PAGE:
Among lawyers as among magistrates, criticism fuses. The choice of the revolutionaries of 1789 to set up the popular juries in the court of assizes to avoid inter-self, that of the legal professionals, is seen reduced. Since January 1, the departmental criminal courts (CCD), composed exclusively of professional magistrates, have been extended to the whole territory. This generalization, provided for in the reform for confidence in the judicial institution (1), adopted a year ago, applies to all first instance judgments of crimes punishable by less than twenty years of imprisonment.
In recent weeks, voices have been raised to recall the importance of citizen participation in the work of justice through the popular jury. What Éric Dupond-Moretti, the current Keeper of the Seals, defended until recently when he was a criminal lawyer…
The arguments in favor of the status quo are manifold. “The assize courts guarantee the democratic participation of citizens in criminal justice”, firmly defends Benjamin Fiorini, lecturer in law at Paris 8, on the initiative of a citizen petition launched in this direction. For him, “judges must show pedagogy towards jurors who are profane in the matter”.
Beyond the debate of the place or not of the juror within a criminal trial, it is the very heritage of the Revolution of 1789 which is at stake. The popular jury, symbol of participatory democracy before its time , is now under threat. It is estimated that citizen juries represent 20,000 people each year. “The fact that jurors are drawn by lot from an electoral list is a first direct contact between citizens and the way justice is done,” insists Célia Gissinger-Bosse, author of a book on the subject ( 2). In addition, the question is also directed towards the jurors themselves who, on the whole, stand out by evoking “an enriching experience”, she recalls. In her investigation, she notes that “some magistrates need these popular jurors to talk about the functioning of justice in their entourage”. A fortiori in a context where the very low conviction rate in cases of sexual crime creates a form of misunderstanding in public opinion.
For Benjamin Fiorini, lecturer in law, the CCDs send “a negative message” to the victims of rape. A message that there would be crimes (those above twenty years imprisonment) where it would be necessary to have the attention of society and those which do not deserve this social attention, “where criminal justice for rape would be between legal professionals. While one in two French people do not trust the justice system (3), this reform risks driving them further away.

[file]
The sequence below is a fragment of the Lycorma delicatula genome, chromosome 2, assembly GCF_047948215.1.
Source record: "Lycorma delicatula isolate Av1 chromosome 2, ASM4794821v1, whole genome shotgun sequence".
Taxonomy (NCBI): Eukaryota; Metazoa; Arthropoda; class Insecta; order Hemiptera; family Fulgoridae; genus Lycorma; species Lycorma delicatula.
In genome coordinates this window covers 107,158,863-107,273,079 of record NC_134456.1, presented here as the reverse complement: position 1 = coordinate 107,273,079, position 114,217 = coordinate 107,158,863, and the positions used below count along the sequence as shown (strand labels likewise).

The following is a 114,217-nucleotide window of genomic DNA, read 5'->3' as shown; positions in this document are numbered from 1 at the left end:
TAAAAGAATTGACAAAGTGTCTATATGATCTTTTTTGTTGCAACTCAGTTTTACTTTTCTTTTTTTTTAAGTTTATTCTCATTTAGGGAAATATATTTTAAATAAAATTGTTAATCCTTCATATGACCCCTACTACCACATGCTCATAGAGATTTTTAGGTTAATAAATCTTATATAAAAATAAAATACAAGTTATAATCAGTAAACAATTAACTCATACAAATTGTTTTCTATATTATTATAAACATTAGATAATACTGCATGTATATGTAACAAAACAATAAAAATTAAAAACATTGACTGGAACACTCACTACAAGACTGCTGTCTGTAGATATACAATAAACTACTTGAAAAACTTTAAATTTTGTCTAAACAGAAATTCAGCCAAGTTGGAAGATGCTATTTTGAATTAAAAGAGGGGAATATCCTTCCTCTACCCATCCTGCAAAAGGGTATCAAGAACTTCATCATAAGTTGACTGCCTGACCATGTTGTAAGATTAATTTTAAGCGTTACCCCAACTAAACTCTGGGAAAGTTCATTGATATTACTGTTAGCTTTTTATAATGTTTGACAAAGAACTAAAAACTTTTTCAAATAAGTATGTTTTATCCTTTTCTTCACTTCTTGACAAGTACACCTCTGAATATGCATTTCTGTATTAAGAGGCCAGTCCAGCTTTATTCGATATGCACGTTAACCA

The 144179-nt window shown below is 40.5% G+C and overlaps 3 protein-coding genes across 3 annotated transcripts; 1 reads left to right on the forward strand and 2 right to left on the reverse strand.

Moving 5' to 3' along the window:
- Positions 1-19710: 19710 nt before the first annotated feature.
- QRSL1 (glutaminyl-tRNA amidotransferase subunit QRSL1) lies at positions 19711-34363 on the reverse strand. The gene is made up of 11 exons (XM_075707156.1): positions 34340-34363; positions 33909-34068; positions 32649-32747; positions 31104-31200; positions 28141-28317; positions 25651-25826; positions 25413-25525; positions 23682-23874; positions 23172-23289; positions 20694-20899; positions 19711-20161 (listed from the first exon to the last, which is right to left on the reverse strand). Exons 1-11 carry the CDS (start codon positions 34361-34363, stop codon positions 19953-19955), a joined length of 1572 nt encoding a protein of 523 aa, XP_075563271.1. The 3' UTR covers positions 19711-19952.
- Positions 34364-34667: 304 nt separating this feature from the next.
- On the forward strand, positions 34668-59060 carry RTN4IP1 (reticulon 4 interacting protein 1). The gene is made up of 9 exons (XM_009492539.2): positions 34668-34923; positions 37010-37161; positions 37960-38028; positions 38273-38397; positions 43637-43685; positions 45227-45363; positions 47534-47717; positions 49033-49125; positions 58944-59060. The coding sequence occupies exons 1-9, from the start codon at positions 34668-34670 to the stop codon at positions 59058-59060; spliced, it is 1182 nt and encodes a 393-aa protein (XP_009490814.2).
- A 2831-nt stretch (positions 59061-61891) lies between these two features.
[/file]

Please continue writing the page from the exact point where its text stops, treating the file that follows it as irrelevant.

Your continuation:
Proponents of the reform assure them that it must save time, money and above all to stem the trend towards the correction of rape. It is, as the bill specifies, “improving the procedure for judging crimes to allow greater speed in the decisions rendered”. Indeed, on reading the explanatory memorandum, it is stated that these DCCs are created “in order, mainly, to reduce the duration of hearings, thus allowing the judgment of a greater number of cases at each session , and consequently to limit the time limits for hearings”.
Finally, the economic aim is beyond doubt. According to the evaluation and follow-up committee, the average cost of a day of hearing before an assize court is €2,060, compared to €1,100 before a CCD. “The current Assize Court does not allow, with its financial and human resources, to judge in satisfactory conditions”, notes Stéphane Mazars, Renaissance deputy for Aveyron and supporter of the reform. at a time when the crisis of confidence in the judicial institution is growing, the deputy of the majority tempers this generalization. “The presence of the popular jury is not totally suppressed, since if the litigant is not satisfied with the judgment rendered, he can appeal and he finds the traditional assize court. »
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